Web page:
The CDT crosses Route 17 highway at Cumbres Pass (Colorado) and I needed to get into Chama (New Mexico) to resupply. From Cumbres you have 3 options, hike 20km each way, hitch, or take the tourist steam train. Given it was early morning the steam train comes through in the afternoon that was out. I wasn't keen on an extra 20km hike down into the hot desert, so hitch it was. Unfortunately, nobody wanted to stop and give me a lift! After about an hour I was joined by 3 other hikers which would only make hitching harder. Another hour later and still no luck but then a lovely couple stopped and picked us all up, drove us into town, then drove us around town doing our chores before finally taking us all out for dinner! Well worth the wait and it's moments like this that you never forget. Thank you! 

I left Chama the following day and returned to Cumbres Pass on the steam train.

True Trail Angels

Carson National Forest - New Mexico - 01 Oct

The first few days in New Mexico are surprisingly mountainous before gradually dropping into the desert.  On a southbound hike, the desert is actually very pleasant at this time of year. The desert is also surprisingly beautiful and not at all like what you experience on the PCT in southern California.

Santa Fe National Forest - 2 Oct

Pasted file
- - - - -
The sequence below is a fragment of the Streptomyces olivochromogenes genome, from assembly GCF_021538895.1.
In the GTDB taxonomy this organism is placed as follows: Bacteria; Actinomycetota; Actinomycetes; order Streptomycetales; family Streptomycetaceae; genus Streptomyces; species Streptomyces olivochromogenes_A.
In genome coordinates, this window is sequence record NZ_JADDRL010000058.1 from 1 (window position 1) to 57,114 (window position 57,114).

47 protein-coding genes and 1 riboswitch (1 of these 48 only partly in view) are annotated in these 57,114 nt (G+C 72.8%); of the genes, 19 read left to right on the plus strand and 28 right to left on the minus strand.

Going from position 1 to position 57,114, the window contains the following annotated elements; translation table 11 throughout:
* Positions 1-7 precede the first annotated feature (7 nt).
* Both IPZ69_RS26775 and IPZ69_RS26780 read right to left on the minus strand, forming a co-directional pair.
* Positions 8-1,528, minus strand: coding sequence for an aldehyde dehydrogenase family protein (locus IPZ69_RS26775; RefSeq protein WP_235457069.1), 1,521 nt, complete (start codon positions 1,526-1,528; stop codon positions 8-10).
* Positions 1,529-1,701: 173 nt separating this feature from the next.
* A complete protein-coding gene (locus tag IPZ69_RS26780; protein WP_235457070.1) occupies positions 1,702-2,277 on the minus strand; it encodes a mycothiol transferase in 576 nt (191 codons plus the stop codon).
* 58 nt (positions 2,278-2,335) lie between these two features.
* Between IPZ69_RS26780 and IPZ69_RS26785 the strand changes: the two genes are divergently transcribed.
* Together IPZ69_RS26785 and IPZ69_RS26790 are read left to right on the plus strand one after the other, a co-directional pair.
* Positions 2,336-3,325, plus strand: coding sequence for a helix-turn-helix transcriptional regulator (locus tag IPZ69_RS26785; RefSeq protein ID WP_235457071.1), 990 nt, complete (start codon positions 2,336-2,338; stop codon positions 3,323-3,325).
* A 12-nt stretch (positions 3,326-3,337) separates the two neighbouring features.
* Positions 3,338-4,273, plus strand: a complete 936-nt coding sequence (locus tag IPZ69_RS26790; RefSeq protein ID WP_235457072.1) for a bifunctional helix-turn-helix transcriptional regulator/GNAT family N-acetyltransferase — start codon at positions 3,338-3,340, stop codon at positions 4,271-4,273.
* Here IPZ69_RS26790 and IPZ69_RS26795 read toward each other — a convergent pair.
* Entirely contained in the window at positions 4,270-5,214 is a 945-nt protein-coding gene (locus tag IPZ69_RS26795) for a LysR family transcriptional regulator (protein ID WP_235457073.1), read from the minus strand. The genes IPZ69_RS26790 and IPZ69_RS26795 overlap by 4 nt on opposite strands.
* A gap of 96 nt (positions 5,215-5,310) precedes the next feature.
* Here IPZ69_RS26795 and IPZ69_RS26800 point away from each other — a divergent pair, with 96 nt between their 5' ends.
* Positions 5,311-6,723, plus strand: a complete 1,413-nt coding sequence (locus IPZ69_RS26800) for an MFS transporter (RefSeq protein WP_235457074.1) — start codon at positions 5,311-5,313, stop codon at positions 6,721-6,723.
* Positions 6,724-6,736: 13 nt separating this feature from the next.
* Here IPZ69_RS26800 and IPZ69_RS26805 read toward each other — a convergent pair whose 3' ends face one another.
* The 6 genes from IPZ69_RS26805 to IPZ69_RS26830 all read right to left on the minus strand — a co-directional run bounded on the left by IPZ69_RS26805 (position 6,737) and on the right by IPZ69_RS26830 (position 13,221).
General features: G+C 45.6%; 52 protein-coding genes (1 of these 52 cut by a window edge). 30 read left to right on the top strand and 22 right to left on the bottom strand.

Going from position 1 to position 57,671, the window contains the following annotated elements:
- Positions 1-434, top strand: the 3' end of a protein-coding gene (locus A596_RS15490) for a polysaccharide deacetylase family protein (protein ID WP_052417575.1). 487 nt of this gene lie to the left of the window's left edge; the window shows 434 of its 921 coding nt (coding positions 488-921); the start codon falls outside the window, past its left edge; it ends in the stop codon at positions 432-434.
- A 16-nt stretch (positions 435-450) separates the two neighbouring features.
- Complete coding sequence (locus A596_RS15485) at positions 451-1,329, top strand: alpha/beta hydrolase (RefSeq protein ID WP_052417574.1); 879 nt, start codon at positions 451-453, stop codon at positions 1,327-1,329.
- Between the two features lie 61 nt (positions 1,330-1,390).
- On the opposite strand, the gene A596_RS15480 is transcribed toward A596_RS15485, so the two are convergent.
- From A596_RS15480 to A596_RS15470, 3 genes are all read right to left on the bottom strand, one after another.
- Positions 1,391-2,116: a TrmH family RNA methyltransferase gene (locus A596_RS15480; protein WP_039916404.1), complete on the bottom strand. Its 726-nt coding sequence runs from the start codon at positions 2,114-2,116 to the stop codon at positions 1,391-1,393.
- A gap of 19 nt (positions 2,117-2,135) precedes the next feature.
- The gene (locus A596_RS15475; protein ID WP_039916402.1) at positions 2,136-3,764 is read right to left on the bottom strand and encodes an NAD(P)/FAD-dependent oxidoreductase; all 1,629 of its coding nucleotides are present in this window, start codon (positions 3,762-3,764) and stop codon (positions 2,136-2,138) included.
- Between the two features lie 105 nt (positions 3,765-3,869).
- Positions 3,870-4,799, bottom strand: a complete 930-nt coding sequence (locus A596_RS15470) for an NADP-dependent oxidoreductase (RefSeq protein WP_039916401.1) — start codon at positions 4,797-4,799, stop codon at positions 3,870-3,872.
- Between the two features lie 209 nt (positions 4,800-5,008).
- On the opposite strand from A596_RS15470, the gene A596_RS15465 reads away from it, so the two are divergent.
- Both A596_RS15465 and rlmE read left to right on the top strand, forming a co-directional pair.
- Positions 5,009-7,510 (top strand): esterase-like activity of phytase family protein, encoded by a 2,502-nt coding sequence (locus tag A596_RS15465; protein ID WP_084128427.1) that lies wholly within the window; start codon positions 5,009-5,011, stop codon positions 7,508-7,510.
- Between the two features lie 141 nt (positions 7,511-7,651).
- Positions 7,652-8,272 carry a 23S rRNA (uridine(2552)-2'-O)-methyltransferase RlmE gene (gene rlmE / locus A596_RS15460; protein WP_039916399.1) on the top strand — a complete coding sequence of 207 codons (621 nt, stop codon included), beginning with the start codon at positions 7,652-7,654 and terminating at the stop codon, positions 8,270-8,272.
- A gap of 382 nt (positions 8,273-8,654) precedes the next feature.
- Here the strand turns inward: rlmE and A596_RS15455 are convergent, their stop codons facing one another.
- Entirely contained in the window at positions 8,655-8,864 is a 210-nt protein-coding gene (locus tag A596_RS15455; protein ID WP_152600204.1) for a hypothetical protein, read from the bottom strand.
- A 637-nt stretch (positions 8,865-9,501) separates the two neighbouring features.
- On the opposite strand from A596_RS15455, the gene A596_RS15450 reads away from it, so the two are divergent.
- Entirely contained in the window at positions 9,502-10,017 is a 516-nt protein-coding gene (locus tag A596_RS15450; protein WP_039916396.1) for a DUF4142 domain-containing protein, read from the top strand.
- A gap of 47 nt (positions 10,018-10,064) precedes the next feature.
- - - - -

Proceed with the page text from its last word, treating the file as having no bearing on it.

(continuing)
Hiking south autumn lasts for such a long time with these fall colours being about a month behind that I'd seen earlier in Colorado.

Gila Wilderness Area - 3 Oct

The Gila is known for its river, monsters (a lizard) and its cliff dwellings dating from the late 1200's. The new official CDT route misses out the river and these dwellings but most CDT hikers take the old route which does go to these places. 

Gila Cliff Dwellings

Gila river

Cuba - New Mexico - 10 Oct

South of Cuba is where you enter the desert proper. Most peoples idea of the desert is probably deep golden sand, with no living creatures, but most deserts are not like that at all. They have a certain beauty that I love and are packed with life of all types. Cactus, snakes, tarantulas, scorpions and many lizards are but a few that call this home, along with a surprising number of mammals.

An old wind-powered water pump is in the background (unfortunately no longer functioning)

Rock art from around 1300

Lordsburg - New Mexico - 20 Oct

Lordsburg is the final town on the CDT. I resupplied and stayed in the motel overnight and then set off to the border. Any hiking near the border can be potentially hazardous because there some issues with drug gangs and illegals coming over the border and there's also a lot of heavily armed border guards patrolling the area. It's not recommended to hike alone and by chance, I met up with the guy I'd walked the first couple of weeks with, with way back in Glacier. We ended up walking this section and finishing together.

The only water you will find out here

USA/Mexico border BEFORE Trumps wall